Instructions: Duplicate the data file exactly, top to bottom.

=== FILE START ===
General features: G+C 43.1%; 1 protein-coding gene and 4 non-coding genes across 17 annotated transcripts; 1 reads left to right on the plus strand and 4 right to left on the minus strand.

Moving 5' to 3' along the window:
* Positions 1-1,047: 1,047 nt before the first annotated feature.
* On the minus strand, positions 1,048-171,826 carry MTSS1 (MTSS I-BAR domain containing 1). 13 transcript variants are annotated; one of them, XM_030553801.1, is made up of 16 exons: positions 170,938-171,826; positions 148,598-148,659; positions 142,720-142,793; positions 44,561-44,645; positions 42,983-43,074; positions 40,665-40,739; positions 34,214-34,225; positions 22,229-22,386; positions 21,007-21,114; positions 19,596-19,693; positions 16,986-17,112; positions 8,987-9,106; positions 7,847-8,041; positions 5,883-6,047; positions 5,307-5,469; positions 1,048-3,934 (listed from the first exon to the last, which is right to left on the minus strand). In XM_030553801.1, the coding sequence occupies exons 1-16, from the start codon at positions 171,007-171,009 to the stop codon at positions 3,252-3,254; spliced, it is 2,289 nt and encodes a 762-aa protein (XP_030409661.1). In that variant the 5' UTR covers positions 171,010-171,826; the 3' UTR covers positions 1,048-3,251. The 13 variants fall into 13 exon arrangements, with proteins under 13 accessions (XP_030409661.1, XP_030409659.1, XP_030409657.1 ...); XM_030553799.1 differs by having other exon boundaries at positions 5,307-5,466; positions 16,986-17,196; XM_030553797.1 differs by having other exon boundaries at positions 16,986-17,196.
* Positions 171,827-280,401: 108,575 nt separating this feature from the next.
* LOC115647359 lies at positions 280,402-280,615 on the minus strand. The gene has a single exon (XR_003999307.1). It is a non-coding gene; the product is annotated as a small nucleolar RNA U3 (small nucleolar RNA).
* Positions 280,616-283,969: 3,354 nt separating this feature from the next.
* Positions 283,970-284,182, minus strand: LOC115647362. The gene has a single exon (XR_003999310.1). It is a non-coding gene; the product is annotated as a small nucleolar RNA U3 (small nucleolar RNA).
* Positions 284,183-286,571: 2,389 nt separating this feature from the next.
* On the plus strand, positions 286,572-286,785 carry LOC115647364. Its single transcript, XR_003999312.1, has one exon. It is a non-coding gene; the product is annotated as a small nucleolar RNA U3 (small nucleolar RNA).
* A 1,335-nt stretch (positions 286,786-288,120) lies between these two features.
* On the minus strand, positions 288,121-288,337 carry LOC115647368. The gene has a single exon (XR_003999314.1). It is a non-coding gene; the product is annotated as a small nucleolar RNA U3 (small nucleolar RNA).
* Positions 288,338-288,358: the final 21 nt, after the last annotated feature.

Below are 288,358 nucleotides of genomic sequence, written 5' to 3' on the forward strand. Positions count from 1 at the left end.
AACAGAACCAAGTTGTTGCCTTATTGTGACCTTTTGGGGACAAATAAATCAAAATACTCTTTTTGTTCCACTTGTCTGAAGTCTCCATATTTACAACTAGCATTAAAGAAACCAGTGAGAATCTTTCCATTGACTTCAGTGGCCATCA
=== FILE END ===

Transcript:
General features: G+C 43.1%; 1 protein-coding gene and 4 non-coding genes across 17 annotated transcripts; 1 reads left to right on the plus strand and 4 right to left on the minus strand.

Moving 5' to 3' along the window:
* Positions 1-1,047: 1,047 nt before the first annotated feature.
* On the minus strand, positions 1,048-171,826 carry MTSS1 (MTSS I-BAR domain containing 1). 13 transcript variants are annotated; one of them, XM_030553801.1, is made up of 16 exons: positions 170,938-171,826; positions 148,598-148,659; positions 142,720-142,793; positions 44,561-44,645; positions 42,983-43,074; positions 40,665-40,739; positions 34,214-34,225; positions 22,229-22,386; positions 21,007-21,114; positions 19,596-19,693; positions 16,986-17,112; positions 8,987-9,106; positions 7,847-8,041; positions 5,883-6,047; positions 5,307-5,469; positions 1,048-3,934 (listed from the first exon to the last, which is right to left on the minus strand). In XM_030553801.1, the coding sequence occupies exons 1-16, from the start codon at positions 171,007-171,009 to the stop codon at positions 3,252-3,254; spliced, it is 2,289 nt and encodes a 762-aa protein (XP_030409661.1). In that variant the 5' UTR covers positions 171,010-171,826; the 3' UTR covers positions 1,048-3,251. The 13 variants fall into 13 exon arrangements, with proteins under 13 accessions (XP_030409661.1, XP_030409659.1, XP_030409657.1 ...); XM_030553799.1 differs by having other exon boundaries at positions 5,307-5,466; positions 16,986-17,196; XM_030553797.1 differs by having other exon boundaries at positions 16,986-17,196.
* Positions 171,827-280,401: 108,575 nt separating this feature from the next.
* LOC115647359 lies at positions 280,402-280,615 on the minus strand. The gene has a single exon (XR_003999307.1). It is a non-coding gene; the product is annotated as a small nucleolar RNA U3 (small nucleolar RNA).
* Positions 280,616-283,969: 3,354 nt separating this feature from the next.
* Positions 283,970-284,182, minus strand: LOC115647362. The gene has a single exon (XR_003999310.1). It is a non-coding gene; the product is annotated as a small nucleolar RNA U3 (small nucleolar RNA).
* Positions 284,183-286,571: 2,389 nt separating this feature from the next.
* On the plus strand, positions 286,572-286,785 carry LOC115647364. Its single transcript, XR_003999312.1, has one exon. It is a non-coding gene; the product is annotated as a small nucleolar RNA U3 (small nucleolar RNA).
* A 1,335-nt stretch (positions 286,786-288,120) lies between these two features.
* On the minus strand, positions 288,121-288,337 carry LOC115647368. The gene has a single exon (XR_003999314.1). It is a non-coding gene; the product is annotated as a small nucleolar RNA U3 (small nucleolar RNA).
* Positions 288,338-288,358: the final 21 nt, after the last annotated feature.

Below are 288,358 nucleotides of genomic sequence, written 5' to 3' on the forward strand. Positions count from 1 at the left end.
AACAGAACCAAGTTGTTGCCTTATTGTGACCTTTTGGGGACAAATAAATCAAAATACTCTTTTTGTTCCACTTGTCTGAAGTCTCCATATTTACAACTAGCATTAAAGAAACCAGTGAGAATCTTTCCATTGACTTCAGTGGCCATCA